Can businesses provide charitable donations to government agencies in support of COVID-19 emergency relief?

In the wake of the COVID-19 outbreak, many corporations, businesses, industry groups and not-for-profit organizations are expressing an interest in donating goods, supplies, or monetary aid to state, county and local bodies to help those impacted by the virus. However, many businesses doing business with governmental agencies are registered as lobbyists, or clients of a lobbyist with the New York Joint Commission on Public Ethics (“JCOPE”), which prohibits them from giving any gift of more than nominal value (defined as $15 or more) to public officials under Legislative Law Article 1-A .

In order to facilitate these necessary response efforts, on March 7, 2020, Governor Andrew Cuomo signed Executive Order No. 202.6, suspending N.Y. Legislative Law Section 1-m, which prohibits registered lobbyists, or clients of a lobbyist, from offering or giving a gift to any public official. Under the Executive Order, any agency may receive a donation, in-kind, or otherwise, in any amount, from any source. However, the donation must be made to and administered by the agency in order to further the response efforts to the COVID-19 outbreak.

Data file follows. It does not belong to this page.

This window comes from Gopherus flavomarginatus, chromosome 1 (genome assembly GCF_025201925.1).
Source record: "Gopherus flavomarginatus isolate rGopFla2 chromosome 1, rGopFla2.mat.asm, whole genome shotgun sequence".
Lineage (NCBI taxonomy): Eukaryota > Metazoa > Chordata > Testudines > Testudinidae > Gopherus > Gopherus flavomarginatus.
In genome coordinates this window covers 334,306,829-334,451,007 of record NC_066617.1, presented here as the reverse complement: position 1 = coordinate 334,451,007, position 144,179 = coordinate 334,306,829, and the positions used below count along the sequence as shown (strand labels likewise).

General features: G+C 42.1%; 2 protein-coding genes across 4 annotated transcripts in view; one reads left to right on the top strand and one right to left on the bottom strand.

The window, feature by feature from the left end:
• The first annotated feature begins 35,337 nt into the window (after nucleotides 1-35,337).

When offering a donation of this nature, organizations that are registered as a lobbyist or a client of a lobbyist should make clear that the donation is for relief efforts and the check is made payable to the agency to avoid any ambiguity.  Lobbyists should remain aware that the gift ban remains in effect for any other interactions with public officials separate and apart from relief efforts. Even during these difficult times, individuals and entities should remain vigilant to avoid making donations that suggest a quid pro quo or some improper conduct.

Harris Beach’s lobbying compliance and government compliance attorneys are intimately familiar with these issues and are available to advise clients navigating these complicated issues.

For further resources that our firm has compiled, visit our COVID-19 response page.

This alert does not purport to be a substitute for advice of counsel on specific matters.

Harris Beach has offices throughout New York state, including Albany, Buffalo, Ithaca, New York City, Rochester, Saratoga Springs, Syracuse, Uniondale and White Plains, as well as New Haven, Connecticut and Newark, New Jersey.